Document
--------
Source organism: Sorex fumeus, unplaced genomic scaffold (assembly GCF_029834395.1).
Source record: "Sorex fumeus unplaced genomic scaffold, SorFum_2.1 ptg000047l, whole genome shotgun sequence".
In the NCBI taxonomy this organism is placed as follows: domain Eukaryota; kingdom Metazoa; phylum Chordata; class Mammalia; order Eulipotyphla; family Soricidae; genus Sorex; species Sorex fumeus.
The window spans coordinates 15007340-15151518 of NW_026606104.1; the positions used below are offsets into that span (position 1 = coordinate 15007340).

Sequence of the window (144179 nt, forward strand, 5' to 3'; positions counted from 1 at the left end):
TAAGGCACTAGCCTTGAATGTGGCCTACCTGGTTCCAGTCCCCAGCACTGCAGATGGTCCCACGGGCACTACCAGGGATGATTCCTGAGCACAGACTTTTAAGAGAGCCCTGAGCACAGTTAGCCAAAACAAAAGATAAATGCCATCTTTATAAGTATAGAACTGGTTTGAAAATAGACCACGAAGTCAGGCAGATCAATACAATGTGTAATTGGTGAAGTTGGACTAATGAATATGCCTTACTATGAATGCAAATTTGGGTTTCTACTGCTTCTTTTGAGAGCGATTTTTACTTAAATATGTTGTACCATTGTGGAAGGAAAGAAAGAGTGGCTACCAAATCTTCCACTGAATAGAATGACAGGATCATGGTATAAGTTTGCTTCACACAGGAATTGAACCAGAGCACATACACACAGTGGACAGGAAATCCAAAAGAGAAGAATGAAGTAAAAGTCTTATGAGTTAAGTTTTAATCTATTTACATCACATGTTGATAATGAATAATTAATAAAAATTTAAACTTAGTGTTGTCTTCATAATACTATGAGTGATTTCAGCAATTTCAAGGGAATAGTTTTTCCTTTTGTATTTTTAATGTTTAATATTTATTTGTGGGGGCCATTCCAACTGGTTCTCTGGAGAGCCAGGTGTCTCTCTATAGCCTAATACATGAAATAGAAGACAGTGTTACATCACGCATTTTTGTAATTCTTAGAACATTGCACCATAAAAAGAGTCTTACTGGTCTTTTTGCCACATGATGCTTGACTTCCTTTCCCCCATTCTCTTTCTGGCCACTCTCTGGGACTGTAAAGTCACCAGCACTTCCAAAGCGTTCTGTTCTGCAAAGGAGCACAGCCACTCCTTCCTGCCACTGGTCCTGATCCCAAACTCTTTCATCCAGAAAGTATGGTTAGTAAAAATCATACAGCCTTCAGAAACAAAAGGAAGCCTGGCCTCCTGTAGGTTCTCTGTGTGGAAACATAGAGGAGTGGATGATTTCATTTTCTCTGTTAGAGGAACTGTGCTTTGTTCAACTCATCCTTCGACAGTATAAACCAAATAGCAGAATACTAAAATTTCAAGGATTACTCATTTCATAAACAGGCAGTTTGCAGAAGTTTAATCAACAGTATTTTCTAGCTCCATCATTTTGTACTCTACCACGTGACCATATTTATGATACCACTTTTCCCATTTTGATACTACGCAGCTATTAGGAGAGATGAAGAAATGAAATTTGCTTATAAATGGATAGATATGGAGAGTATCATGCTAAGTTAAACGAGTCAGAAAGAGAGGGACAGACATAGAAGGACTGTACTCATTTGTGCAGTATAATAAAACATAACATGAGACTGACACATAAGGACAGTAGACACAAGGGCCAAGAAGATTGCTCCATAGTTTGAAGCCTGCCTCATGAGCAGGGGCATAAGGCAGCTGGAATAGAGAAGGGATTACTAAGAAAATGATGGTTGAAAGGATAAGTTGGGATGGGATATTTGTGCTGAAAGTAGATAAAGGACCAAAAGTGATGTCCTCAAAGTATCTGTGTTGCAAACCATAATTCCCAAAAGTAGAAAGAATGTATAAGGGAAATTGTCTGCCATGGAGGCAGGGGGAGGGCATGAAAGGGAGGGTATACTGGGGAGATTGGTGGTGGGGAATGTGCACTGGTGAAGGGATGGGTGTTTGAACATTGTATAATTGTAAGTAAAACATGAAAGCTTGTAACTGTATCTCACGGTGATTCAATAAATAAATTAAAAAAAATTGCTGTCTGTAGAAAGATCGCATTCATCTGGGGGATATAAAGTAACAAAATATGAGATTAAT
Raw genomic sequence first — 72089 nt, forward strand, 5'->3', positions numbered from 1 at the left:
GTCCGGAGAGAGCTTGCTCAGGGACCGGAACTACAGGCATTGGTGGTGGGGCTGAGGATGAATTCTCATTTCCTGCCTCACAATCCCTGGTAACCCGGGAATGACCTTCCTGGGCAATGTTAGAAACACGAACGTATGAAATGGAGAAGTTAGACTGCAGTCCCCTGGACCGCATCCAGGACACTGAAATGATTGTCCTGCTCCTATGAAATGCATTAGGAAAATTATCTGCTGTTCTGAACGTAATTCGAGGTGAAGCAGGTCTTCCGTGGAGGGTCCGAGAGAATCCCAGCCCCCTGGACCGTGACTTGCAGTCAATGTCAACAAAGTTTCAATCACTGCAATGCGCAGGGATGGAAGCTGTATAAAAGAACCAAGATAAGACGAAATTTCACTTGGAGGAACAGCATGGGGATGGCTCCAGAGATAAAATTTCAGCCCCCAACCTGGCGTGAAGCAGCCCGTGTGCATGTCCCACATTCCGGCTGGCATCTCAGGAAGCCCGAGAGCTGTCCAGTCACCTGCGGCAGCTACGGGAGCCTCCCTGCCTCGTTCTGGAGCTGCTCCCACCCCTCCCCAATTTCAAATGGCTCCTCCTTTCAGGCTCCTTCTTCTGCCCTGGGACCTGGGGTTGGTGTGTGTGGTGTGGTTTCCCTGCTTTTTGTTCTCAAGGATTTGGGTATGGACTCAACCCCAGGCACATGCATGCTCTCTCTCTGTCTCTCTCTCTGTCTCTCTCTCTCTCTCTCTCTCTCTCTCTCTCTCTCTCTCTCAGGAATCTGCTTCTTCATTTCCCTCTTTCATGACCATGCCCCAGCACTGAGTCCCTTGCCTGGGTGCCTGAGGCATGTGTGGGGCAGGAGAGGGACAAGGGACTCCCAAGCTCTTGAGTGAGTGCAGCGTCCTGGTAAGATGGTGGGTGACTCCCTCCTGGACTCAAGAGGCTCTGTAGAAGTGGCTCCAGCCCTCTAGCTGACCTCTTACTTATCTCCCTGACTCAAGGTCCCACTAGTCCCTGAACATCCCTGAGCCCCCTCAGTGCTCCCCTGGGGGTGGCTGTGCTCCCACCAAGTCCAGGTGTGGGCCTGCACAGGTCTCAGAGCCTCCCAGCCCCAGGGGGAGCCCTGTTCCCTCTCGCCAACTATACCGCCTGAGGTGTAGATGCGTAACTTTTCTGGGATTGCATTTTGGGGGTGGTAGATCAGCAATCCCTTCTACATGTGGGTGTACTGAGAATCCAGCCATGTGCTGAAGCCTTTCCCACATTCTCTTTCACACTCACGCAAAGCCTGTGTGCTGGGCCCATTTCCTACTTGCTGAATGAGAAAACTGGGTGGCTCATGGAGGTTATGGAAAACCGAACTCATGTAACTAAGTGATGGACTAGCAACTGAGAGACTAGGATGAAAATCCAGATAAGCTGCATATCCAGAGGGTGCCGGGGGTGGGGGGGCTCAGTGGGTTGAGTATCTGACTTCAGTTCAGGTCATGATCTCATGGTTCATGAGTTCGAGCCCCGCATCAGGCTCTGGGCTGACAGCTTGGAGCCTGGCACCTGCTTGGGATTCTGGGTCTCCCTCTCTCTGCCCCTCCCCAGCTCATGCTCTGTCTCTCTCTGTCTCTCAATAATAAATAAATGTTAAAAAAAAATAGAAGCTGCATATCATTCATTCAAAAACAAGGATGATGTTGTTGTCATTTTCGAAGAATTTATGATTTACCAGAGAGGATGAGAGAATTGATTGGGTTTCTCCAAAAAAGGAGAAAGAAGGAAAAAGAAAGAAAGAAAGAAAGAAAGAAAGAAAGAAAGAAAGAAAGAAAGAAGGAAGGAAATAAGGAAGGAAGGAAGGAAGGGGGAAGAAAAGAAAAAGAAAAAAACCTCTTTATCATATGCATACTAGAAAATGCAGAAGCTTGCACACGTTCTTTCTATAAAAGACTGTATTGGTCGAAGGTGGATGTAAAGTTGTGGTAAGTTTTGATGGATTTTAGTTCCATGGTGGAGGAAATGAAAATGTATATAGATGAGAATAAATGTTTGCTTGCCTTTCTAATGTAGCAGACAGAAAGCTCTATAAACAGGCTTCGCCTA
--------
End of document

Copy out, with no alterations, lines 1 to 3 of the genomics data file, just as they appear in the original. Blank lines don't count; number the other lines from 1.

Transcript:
Source organism: Sorex fumeus, unplaced genomic scaffold (assembly GCF_029834395.1).
Source record: "Sorex fumeus unplaced genomic scaffold, SorFum_2.1 ptg000047l, whole genome shotgun sequence".
In the NCBI taxonomy this organism is placed as follows: domain Eukaryota; kingdom Metazoa; phylum Chordata; class Mammalia; order Eulipotyphla; family Soricidae; genus Sorex; species Sorex fumeus.